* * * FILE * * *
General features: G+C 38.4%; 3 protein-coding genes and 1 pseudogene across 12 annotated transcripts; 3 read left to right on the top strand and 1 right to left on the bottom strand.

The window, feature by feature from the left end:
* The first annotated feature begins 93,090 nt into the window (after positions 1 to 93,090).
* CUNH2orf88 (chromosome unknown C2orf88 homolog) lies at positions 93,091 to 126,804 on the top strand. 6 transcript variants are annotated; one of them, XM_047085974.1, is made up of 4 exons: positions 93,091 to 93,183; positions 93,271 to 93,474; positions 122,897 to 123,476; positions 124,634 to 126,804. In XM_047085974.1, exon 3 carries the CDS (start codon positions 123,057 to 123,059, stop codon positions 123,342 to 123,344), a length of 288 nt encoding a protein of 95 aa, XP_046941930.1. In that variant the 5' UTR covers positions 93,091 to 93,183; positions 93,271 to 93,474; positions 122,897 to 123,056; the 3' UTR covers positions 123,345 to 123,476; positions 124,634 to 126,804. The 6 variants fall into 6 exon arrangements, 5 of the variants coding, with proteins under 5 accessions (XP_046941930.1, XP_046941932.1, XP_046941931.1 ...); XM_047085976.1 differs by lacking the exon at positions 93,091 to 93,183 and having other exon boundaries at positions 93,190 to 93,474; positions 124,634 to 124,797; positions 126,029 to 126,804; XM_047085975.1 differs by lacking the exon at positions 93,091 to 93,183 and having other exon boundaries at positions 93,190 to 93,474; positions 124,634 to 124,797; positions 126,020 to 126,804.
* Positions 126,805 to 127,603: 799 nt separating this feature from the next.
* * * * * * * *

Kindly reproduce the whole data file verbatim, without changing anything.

General features: G+C 38.4%; 3 protein-coding genes and 1 pseudogene across 12 annotated transcripts; 3 read left to right on the top strand and 1 right to left on the bottom strand.

The window, feature by feature from the left end:
* The first annotated feature begins 93,090 nt into the window (after positions 1 to 93,090).
* CUNH2orf88 (chromosome unknown C2orf88 homolog) lies at positions 93,091 to 126,804 on the top strand. 6 transcript variants are annotated; one of them, XM_047085974.1, is made up of 4 exons: positions 93,091 to 93,183; positions 93,271 to 93,474; positions 122,897 to 123,476; positions 124,634 to 126,804. In XM_047085974.1, exon 3 carries the CDS (start codon positions 123,057 to 123,059, stop codon positions 123,342 to 123,344), a length of 288 nt encoding a protein of 95 aa, XP_046941930.1. In that variant the 5' UTR covers positions 93,091 to 93,183; positions 93,271 to 93,474; positions 122,897 to 123,056; the 3' UTR covers positions 123,345 to 123,476; positions 124,634 to 126,804. The 6 variants fall into 6 exon arrangements, 5 of the variants coding, with proteins under 5 accessions (XP_046941930.1, XP_046941932.1, XP_046941931.1 ...); XM_047085976.1 differs by lacking the exon at positions 93,091 to 93,183 and having other exon boundaries at positions 93,190 to 93,474; positions 124,634 to 124,797; positions 126,029 to 126,804; XM_047085975.1 differs by lacking the exon at positions 93,091 to 93,183 and having other exon boundaries at positions 93,190 to 93,474; positions 124,634 to 124,797; positions 126,020 to 126,804.
* Positions 126,805 to 127,603: 799 nt separating this feature from the next.